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Francesco Maria Scanni and Francesco Compolongo

weakening of the worker; and legislative assemblies’ loss of power to the executive branch. In addition, there was widespread cartelisation: the major political parties took control of the state, alternating in power and using electoral laws to prevent new

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Nadia Urbinati

—parliamentary democracy based on the centrality of suffrage, political parties, and the priority of the lawmaking power over the executive. Pierre Rosanvallon (2015) has described this phenomenon as presidentialization of parliamentary democracy. What we detect as a

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Simon Tormey and Jean-Paul Gagnon

representation, election, and mass political parties? Tormey: Representation is a concept I got very interested in about 10 years ago. In an earlier paper, when I was writing about representation, I termed it a “ pharmakon ,” which is a Greek term from which we

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Participation without Deliberation

The Crisis of Venezuelan Democracy

Nicole Curato

The legacy of Hugo Chavez is contentious. Some lament the deterioration of Venezuelan democracy from one of Latin America's most stable political systems to a populist authoritarian regime. Others celebrate Chavez's participatory project of institutionalizing structures for community-driven development, redistributing oil wealth through welfare policies, and creating a political party closely linked to mass movements. This article provides an alternative assessment of Venezuela's democratic quality by drawing on deliberative democratic theory. I argue that Chavez's participatory project is incomplete because it fails to create structures for deliberative politics. Without these mechanisms, Venezuela remains vulnerable to crises brought about by “uncivil action,” such as military coups and violent protests, making deliberation an important component in averting crises in democratizing polities.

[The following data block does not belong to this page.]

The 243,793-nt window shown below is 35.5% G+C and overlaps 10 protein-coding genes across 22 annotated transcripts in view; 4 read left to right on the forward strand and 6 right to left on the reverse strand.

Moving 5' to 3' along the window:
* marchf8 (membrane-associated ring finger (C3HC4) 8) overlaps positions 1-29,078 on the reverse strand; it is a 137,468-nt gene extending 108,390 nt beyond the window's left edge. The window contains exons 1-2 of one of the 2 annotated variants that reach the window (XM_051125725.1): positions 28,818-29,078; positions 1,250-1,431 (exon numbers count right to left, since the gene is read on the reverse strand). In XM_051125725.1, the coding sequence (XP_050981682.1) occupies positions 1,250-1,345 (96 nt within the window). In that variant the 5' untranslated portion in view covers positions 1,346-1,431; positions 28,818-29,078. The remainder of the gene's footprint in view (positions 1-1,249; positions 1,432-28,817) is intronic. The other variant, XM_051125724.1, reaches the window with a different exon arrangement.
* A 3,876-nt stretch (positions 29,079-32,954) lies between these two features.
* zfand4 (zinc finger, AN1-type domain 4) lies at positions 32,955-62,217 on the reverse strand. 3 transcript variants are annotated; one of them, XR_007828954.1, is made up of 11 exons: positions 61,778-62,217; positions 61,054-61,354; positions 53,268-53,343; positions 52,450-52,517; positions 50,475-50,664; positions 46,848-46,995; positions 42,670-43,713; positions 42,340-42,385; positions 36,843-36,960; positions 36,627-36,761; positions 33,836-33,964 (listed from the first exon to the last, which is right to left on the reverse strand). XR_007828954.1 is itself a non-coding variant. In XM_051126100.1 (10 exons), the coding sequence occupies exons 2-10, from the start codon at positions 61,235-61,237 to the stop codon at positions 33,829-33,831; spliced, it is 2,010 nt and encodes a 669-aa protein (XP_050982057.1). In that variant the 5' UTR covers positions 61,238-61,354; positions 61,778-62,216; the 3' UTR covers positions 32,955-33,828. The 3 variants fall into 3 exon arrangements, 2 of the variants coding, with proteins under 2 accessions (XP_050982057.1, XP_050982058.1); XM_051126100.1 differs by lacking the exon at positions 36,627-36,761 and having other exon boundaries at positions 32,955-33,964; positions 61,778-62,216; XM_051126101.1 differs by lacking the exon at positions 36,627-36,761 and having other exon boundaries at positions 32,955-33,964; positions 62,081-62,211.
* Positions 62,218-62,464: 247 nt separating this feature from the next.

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Learning to Judge Politics

Professor John Dunn (Interviewed by Professor Lawrence Hamilton)

John Dunn and Lawrence Hamilton

? JD: Well, there used to be such a mechanism in this country. There used to be mass political parties. Mass political parties precisely operated in that way. If you turn political parties – as is the current practice – into quite small structures

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Marcelo Hoffman

pastorate to these institutions by the end of the seventeenth century ( 2007: 197 ). Foucault exemplified this shift in part through a discussion of the metamorphosis of secret societies into political parties ( 2007: 198– 199 ). In this context, he

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Wolfgang Merkel and Jean-Paul Gagnon

democracies in crisis would mean that if political parties or politicians don’t do something dramatically important to cure this crisis then democracy will die; meaning that it would transcend into authoritarian regimes such as 1933 Germany, 1936 Spain, 1967

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Resist and Revivify

Democratic Theory in a Time of Defiance

Jean-Paul Gagnon and Emily Beausoleil

2014 ) and a difficulty in relating to dominant political parties ( Gauja 2016: 89 ) leading to low voter turnout, especially in subnational elections ( Green and Gerber 2015: 174–177 ), 1 as well as a sense that certain political practices are behind

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The Future of Representative Politics

On Tormey, Krastev and Rosanvallon

Mihail Evans

2015: 109 ). He describes how when the peoples’ assemblies failed to maintain momentum protestors turned to engage through the electoral system: 490 political parties have been created since 2010 ( Tormey 2015: 113 ). 4 In analysing these developments

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Ezekiel S. Mkhwanazi

, one represented by Danquah-Busia and another by Nkrumah and his political party. Nkrumah and his political party advocated for rapid political progress while Danquah-Busia’s approach was evolutionary ( Anyidoho 2010: 4 ). Further, Nkrumah’s commitment